Can the American project continue when Americans stop behaving like themselves? Charles Murray doesn’t think so.
The United States has undergone a significant and perhaps unprecedented shift over the last half century. Since 1960, a new upper class has emerged, more isolated than any other in our history, especially from an increasingly desperate lower class. In order to avoid the usual caveats and hesitations about race that accompany discussions of economic inequality, Charles Murray focuses almost exclusively on the recent history of white America in his latest book Coming Apart: the State of White America, 1960-2010.
A few of us have shared our thoughts on Murray’s analysis, believing that a discussion about where we are as a culture and how we got here is the first step to redeeming a culture from the alarming conditions highlighted in Coming Apart. We will post a response per day for the rest of the week, so check back!
Connor Ewing: A House Divided
What was Charles Murray thinking, writing about class and difference in American society? Does he not know that America is a class-less civilization, where the barriers of wealth, race, parentage, and social standing bow before the potency of the American Dream? Apparently he does not. More accurately, he rejects the notion of a class-less America because he has seen over the past half century the emergence of class-based subcultures divided by divergences in the four “founding virtues”: marriage, industriousness, honesty, religiosity. These cleavages, Murray suggests, might explain the strife echoing through our culture, testing the seams that hold our diverse society together. Characterizing Arnold Toynbee’s theory of history, Murray writes, “To recognize a disintegrating society…look for a riven culture—riven as our culture is today.”
There is much to be praised in Coming Apart. Indelibly marked by his 1994 book The Bell Curve—and, to a lesser extent, Losing Ground (1984) before that—Murray is a known quantity in the intellectual world and, as a result, is free to speak with refreshing directness, an advantage he exploits to great effect. What’s more, Murray brings to bear the rare ability to weave together social science data, political philosophy, and public policy proposals into a compelling and coherent narrative. This is an especially consequential asset because Coming Apart is a sustained argument about the importance of culture. And integral to the success of this task is situating cultural phenomena within broader social and economic dynamics without falling prey to the reductionism that characterizes so many social theories. This is especially evident in the discussions of education, an area that illustrates particularly clearly both the interaction of economics and culture as well as the differences between the new upper and under classes. Murray’s reader is offered a subtle and nuanced contextualization of the dynamics that produce and perpetuate educational inequality. His diagnosis should command the attention of those who recognize the centrality of educational opportunities to a free and self-sufficient society.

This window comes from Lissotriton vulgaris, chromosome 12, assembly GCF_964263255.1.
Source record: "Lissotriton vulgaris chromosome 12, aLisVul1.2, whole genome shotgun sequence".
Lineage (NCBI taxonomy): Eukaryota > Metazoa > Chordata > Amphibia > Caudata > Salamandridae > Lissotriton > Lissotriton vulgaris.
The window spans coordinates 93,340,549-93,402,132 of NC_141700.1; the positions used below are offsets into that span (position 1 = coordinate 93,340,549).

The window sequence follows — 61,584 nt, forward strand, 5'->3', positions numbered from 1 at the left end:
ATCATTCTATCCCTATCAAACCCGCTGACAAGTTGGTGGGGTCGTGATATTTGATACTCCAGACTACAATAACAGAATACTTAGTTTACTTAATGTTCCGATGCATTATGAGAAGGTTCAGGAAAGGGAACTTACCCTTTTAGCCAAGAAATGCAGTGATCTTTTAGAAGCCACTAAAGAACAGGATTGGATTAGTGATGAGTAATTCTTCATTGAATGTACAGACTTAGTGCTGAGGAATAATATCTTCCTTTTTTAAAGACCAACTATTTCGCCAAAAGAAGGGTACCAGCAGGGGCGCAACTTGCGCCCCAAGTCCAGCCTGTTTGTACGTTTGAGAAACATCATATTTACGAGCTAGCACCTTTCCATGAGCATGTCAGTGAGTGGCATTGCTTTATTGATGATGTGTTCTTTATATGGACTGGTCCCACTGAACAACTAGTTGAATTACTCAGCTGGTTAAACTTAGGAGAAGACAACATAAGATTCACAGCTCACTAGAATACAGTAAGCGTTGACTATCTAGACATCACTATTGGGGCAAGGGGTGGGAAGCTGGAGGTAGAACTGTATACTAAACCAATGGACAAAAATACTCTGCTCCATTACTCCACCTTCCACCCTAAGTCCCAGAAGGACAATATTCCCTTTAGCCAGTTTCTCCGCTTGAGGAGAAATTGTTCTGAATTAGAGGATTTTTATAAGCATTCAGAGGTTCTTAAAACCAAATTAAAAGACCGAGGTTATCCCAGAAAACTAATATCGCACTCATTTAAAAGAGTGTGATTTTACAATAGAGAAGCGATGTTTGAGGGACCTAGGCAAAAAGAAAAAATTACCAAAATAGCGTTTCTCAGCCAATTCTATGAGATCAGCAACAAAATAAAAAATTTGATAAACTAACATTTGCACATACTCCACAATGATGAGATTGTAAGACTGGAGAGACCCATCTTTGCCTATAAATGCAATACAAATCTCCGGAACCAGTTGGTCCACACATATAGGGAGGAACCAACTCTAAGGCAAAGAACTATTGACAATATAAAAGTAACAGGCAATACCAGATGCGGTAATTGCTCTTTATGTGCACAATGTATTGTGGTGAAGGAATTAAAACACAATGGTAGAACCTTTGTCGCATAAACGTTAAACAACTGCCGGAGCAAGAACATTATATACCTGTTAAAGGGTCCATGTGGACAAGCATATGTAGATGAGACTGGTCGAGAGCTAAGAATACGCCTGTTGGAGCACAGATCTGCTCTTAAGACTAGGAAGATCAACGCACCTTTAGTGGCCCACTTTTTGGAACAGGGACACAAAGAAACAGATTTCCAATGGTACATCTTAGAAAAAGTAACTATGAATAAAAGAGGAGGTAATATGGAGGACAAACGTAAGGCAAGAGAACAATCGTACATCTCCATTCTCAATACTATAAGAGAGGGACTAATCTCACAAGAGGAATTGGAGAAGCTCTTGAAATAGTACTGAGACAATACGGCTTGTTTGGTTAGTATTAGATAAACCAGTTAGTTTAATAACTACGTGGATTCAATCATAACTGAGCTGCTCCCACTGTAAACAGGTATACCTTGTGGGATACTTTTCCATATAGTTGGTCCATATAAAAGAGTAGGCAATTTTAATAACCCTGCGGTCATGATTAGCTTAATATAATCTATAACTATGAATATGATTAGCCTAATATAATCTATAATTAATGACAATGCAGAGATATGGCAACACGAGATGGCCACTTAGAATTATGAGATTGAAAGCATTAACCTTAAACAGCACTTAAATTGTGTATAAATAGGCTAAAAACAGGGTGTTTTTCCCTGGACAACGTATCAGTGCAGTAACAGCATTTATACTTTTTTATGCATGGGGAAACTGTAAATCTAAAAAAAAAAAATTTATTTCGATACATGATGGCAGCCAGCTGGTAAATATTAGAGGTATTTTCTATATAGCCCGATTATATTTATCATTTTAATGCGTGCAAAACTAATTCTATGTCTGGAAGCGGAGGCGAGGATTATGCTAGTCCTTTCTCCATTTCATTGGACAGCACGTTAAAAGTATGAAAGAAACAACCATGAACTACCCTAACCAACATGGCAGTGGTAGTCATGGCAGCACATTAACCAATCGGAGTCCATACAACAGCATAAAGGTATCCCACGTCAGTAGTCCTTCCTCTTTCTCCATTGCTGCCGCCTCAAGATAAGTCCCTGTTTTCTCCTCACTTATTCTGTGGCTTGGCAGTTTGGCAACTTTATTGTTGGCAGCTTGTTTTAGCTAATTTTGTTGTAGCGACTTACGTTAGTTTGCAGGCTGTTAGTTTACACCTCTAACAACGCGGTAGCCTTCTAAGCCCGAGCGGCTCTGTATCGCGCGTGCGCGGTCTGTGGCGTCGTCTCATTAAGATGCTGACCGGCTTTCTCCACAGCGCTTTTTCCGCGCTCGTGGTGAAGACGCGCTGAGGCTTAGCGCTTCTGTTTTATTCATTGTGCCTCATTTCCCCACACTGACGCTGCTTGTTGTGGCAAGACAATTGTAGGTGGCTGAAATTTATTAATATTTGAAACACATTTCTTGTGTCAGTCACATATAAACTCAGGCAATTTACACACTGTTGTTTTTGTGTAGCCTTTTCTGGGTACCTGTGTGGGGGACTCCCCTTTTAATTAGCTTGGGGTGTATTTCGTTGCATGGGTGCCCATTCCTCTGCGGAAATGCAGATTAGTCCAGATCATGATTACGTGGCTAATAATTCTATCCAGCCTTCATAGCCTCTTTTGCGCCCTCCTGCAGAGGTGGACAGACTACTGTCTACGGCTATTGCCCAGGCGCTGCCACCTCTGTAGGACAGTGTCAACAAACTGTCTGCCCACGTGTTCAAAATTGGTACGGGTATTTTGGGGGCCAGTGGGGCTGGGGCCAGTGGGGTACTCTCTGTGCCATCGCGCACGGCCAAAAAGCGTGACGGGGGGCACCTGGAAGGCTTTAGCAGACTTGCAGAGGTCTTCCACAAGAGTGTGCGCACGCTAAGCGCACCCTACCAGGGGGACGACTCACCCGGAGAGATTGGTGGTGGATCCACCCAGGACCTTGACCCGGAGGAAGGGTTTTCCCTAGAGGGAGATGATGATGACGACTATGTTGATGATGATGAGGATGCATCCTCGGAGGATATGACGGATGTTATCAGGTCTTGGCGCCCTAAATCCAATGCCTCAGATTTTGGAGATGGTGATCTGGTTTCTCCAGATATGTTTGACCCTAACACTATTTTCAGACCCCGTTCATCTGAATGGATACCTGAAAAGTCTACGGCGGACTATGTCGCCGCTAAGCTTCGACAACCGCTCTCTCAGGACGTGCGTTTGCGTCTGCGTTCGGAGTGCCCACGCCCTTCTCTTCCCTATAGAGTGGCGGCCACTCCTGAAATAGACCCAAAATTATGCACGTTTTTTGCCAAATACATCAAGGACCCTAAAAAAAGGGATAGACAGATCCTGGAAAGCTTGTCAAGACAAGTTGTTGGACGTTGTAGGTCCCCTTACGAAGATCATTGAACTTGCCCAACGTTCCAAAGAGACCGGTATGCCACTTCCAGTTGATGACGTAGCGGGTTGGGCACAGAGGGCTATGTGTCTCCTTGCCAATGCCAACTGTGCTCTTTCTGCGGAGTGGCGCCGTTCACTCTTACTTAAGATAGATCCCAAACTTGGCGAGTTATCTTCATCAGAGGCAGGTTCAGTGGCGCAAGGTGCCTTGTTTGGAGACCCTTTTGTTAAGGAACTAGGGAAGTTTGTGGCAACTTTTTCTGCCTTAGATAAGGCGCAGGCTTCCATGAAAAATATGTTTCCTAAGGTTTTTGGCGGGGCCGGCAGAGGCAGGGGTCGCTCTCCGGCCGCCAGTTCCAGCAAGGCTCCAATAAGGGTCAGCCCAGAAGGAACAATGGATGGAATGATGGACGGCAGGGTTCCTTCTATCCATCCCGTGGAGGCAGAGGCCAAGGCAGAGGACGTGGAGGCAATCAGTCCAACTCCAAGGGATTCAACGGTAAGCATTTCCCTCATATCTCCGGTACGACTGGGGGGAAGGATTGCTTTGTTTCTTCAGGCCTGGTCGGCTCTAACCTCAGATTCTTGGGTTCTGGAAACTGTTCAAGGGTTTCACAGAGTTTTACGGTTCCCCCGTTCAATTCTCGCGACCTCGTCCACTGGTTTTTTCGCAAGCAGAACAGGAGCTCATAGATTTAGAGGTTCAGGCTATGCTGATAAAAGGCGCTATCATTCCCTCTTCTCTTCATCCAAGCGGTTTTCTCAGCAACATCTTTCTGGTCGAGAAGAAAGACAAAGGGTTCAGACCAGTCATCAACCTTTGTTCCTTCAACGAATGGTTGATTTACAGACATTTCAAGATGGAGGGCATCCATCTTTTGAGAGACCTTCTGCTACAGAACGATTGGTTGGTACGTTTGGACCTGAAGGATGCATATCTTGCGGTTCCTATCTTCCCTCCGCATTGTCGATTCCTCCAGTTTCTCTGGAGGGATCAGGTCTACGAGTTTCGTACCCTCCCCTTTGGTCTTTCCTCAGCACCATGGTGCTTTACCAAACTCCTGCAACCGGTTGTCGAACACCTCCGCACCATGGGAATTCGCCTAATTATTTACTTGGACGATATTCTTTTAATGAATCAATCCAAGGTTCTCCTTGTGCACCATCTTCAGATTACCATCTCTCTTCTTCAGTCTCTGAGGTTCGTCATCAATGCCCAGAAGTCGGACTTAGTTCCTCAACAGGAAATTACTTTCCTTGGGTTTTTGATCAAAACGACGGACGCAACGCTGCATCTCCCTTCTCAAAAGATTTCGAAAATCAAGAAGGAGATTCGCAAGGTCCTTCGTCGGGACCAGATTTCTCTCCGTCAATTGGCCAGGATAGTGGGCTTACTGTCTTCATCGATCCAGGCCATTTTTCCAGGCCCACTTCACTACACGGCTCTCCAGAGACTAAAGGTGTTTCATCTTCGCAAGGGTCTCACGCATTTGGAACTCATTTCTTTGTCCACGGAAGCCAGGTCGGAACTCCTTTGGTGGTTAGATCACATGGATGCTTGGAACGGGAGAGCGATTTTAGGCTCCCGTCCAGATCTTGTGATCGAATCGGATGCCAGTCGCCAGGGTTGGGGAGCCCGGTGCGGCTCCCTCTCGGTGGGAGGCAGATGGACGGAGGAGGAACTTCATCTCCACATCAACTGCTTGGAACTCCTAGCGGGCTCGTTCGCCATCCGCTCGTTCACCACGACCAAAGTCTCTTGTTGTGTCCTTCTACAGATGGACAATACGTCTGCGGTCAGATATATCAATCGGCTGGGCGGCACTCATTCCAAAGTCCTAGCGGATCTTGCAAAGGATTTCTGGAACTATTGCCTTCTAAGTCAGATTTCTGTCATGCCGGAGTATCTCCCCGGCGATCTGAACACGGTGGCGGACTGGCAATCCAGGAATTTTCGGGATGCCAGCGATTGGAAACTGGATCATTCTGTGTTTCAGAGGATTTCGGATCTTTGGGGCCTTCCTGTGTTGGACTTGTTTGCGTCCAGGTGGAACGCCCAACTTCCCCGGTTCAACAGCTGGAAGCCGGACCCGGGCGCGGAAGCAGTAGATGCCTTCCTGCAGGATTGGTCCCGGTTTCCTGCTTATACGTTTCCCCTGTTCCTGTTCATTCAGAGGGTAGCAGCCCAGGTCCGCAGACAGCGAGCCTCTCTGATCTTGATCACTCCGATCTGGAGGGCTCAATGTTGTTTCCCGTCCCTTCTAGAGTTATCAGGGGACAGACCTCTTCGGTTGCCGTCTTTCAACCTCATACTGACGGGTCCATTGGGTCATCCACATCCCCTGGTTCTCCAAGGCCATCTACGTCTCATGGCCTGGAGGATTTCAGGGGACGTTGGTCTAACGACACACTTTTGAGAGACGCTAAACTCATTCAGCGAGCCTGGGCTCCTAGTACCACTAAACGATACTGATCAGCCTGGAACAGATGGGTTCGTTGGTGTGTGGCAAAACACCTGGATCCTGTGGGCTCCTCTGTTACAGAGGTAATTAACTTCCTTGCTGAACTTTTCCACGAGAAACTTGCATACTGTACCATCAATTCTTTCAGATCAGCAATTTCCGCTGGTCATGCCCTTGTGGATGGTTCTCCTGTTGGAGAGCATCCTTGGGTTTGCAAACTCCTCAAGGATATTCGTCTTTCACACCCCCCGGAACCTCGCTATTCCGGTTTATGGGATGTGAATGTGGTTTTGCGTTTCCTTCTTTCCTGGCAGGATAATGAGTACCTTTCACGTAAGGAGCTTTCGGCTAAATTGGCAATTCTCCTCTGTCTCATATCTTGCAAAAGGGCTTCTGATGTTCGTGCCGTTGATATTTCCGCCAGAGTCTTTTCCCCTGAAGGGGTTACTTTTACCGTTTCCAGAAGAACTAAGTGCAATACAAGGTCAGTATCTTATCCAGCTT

If one is looking for faults in this work, the most obvious place to start is the weakness shared by most all works of social science: the crudeness of the categorical constructs employed. For Murray these are Belmont and Fishtown, home to the new upper and under class, respectively. While for the most part these constructs provide great analytical leverage, the inherent abstraction precludes a detailed exploration of how the founding virtues are (and could be) made manifest in each subculture. It is well and good to say that Belmont is more industrious (or religious, or honest…) than Fishtown, but that observation does not address the core concern of how industriousness can be revitalized in Fishtown and what particular challenges exist in light of its prevailing culture. Ultimately, though, this underscores the urgency of Murray’s argument. The emergent class divisions have left Fishtown cut off from Belmont, lacking the diversity and moral exemplars that could stabilize vulnerable social groups, enrich cultural life, and make possible human flourishing. Remedying this isolation, a task ill-suited to the impersonal hand of government, seems to me the most pressing imperative of Murray’s valuable work.
A member of the Humane Pursuits editorial board, Connor Ewing is a doctoral candidate in Government at the University of Texas. He has worked in philanthropy and public policy in D.C. and the Midwest. Connor is to Humane Pursuits what Artificial Reason was to Sir Coke’s notion of law: the accretion of insight, the knowledge of the ages—what Russell Kirk, in his characteristically lapidary way, termed the wisdom of the species. It thus follows that the quality of his work is wholly dependent on the other writers. Accordingly all errors, muddled arguments, and tired cliches should be attributed to them, with each receiving an equal portion of the blame.